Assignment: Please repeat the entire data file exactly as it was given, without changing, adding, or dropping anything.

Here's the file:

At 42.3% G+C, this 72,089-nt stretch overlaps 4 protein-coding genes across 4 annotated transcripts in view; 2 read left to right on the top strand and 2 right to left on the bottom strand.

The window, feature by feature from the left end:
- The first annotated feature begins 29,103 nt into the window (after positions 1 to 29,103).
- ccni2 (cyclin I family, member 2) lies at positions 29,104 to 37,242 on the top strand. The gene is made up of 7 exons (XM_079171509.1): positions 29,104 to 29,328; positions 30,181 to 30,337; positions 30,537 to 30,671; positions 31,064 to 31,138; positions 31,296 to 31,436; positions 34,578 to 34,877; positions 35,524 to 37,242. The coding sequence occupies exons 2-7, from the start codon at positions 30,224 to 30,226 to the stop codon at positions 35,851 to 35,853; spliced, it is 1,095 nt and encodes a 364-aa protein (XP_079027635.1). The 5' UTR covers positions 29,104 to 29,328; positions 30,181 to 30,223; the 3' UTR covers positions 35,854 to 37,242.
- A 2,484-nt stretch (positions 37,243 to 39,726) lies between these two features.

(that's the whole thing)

At 42.3% G+C, this 72,089-nt stretch overlaps 4 protein-coding genes across 4 annotated transcripts in view; 2 read left to right on the top strand and 2 right to left on the bottom strand.

The window, feature by feature from the left end:
- The first annotated feature begins 29,103 nt into the window (after positions 1 to 29,103).
- ccni2 (cyclin I family, member 2) lies at positions 29,104 to 37,242 on the top strand. The gene is made up of 7 exons (XM_079171509.1): positions 29,104 to 29,328; positions 30,181 to 30,337; positions 30,537 to 30,671; positions 31,064 to 31,138; positions 31,296 to 31,436; positions 34,578 to 34,877; positions 35,524 to 37,242. The coding sequence occupies exons 2-7, from the start codon at positions 30,224 to 30,226 to the stop codon at positions 35,851 to 35,853; spliced, it is 1,095 nt and encodes a 364-aa protein (XP_079027635.1). The 5' UTR covers positions 29,104 to 29,328; positions 30,181 to 30,223; the 3' UTR covers positions 35,854 to 37,242.
- A 2,484-nt stretch (positions 37,243 to 39,726) lies between these two features.